Danny Garcia ends silence, predicts KO over Brandon Rios

Updated February 16, 2018 - 7:39 pm

Brandon Rios sat between Ronald Gavril and David Benavidez as he played the role of instigator during Thursday’s final news conference at the Rhythm and Riffs Lounge inside Mandalay Bay.

Rios whispered remarks as Gavril and Benavidez traded insults. Rios’ opponent, Danny Garcia, ignored the raucous and stared at his flashy gold watch.

“It’s ‘Swift’ time,” said Garcia, who goes by “Swift.”

Garcia has had a calm demeanor during fight week. Maybe too calm.

Coming off his first career loss, Garcia will end an 11-month layoff Saturday when he faces Rios in the main event of a Showtime-televised boxing card at the Mandalay Bay Events Center. Garcia is a minus 2,500 favorite at the Westgate sports book.

There’s mutual dislike between Saturday’s co-main event fighters, Gavril and Benavidez. The same can’t be said about Garcia and Rios, who have shown a mutual respect.

Garcia, arguably the biggest star in the welterweight division who is 33-1 with 19 knockouts, probably treated his bout against Rios as a tuneup. Rios, known for trash talk, might have been too focused on making weight.

The respect went out the window during Friday’s weigh-in.

Rios got Garcia’s attention when he comfortably made weight at 146.5 pounds. This wasn’t the out-of-shape Rios that Garcia might have expected.

Instead of getting a tuneup, Garcia might be in for a ring war. Garcia, who also weighed 146.5 pounds, unleashed “Swift” when he barked at Rios’ team and predicted a knockout.

Rios (34-3-1, 25 KOs) responded to Garcia’s remarks by getting in his face during the ceremonial staredown, and the two needed to be restrained.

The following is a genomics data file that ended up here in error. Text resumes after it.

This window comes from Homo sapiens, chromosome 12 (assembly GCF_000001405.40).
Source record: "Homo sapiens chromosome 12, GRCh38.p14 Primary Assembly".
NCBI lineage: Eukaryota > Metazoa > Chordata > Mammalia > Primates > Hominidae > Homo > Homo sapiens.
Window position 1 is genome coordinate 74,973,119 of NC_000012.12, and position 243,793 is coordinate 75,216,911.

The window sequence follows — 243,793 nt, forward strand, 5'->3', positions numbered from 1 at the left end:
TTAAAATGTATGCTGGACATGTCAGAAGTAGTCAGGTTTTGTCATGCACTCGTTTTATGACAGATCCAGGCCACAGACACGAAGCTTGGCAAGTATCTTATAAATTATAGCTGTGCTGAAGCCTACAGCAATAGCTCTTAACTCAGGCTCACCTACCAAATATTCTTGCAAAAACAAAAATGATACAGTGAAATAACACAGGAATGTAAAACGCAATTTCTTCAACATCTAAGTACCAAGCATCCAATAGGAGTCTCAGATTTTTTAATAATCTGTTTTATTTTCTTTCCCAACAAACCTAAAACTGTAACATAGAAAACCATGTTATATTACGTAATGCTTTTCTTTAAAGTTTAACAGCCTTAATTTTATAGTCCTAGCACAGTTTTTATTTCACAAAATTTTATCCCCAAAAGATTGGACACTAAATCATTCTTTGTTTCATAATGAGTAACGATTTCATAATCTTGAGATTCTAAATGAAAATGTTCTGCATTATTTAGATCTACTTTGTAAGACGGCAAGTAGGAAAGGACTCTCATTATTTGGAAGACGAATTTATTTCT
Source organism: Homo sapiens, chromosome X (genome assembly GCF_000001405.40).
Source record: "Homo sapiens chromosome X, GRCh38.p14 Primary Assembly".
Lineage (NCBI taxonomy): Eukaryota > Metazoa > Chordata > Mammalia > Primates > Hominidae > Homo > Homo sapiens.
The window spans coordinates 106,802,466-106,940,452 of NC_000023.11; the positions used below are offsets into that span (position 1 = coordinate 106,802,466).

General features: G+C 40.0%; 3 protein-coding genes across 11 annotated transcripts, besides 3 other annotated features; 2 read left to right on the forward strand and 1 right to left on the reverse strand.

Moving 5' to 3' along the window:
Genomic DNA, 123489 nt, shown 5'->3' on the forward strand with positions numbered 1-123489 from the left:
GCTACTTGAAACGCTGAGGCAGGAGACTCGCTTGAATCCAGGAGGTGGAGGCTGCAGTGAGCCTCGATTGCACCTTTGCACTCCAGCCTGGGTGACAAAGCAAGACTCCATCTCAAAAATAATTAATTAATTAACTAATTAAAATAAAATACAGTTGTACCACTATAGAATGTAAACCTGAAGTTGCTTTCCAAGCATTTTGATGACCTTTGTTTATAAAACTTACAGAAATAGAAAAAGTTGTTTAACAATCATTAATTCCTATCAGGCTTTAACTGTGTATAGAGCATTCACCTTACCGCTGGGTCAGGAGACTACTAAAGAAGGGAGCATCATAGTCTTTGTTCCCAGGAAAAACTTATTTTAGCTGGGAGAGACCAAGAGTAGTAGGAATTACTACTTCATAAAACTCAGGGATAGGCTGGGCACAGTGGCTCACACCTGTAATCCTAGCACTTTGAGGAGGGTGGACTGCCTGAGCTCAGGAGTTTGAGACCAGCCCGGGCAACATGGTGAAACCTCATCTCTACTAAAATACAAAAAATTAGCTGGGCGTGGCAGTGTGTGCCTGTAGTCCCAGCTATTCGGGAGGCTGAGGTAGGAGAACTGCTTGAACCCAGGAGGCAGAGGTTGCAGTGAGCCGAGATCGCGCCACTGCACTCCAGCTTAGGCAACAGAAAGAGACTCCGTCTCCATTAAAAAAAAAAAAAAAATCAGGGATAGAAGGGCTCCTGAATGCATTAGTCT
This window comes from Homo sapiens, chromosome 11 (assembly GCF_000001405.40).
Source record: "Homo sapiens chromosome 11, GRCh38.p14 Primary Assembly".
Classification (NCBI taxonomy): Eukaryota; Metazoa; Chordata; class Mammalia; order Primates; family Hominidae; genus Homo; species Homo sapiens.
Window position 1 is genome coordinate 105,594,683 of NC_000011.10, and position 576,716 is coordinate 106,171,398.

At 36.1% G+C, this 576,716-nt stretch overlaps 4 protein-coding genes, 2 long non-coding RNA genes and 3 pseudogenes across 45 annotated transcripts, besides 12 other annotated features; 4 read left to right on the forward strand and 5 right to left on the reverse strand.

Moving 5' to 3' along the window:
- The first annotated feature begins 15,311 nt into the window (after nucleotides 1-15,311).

“I’m going to do what I want to do,” Garcia said. “It’s the Danny Garcia show. I’m going to put him to sleep.”

Said Rios: “When I do it right, when I’m disciplined and I’m concentrated and I’m focused, I’m an animal. I’m going to win this fight.”

Garcia, 29, was part of the most-watched fight in 2017 when he lost his WBC belt to Keith Thurman by split decision at the Barclays Center in Brooklyn, New York.

The fighter from Philadelphia didn’t rush back to the ring because he wanted to regroup and spend time with his family.

“Sometimes rest is more important than fighting, a lot of people don’t realize that,” Garcia said. “People just work, work, work, and that’s how you get burned out, and that’s how you don’t get good results.”

Garcia’s two biggest victories came in Las Vegas against Lucas Matthysse and Amir Khan. He was the underdog in both fights.

Before making the jump to 147 pounds, Garcia cleaned out the junior welterweight division and fought in Las Vegas 10 times. He hasn’t fought on the Strip since 2013.

“My best performances are probably in Las Vegas,” Garcia said. “We’re back on the West Coast, and we want to get back to the top this year.”

Garcia took a lot of flak on social media for accepting a fight against Rios instead of a top-1o welterweight contender.

Garcia said he was never offered a fight against former welterweight champion Shawn Porter. Garcia pushed for a rematch against Thurman, who injured his elbow during the fight and isn’t expected back until May.

“I’ll probably never get over it,” Garcia said of the loss. “I believe I won the fight. He was the one who needed surgery. I wasn’t hurt.”

Garcia said there was no need to rush into another big fight because he has potential bouts against Errol Spence, Porter and Thurman looming.

“I’m in the prime of my career,” Garcia said. “I’m the biggest name, and those fights will be there. If I move up to 154, I’ll be the biggest name in that division, too.”

Contact Gilbert Manzano at gmanzano@reviewjournal.com. Follow @GManzano24 on Twitter.

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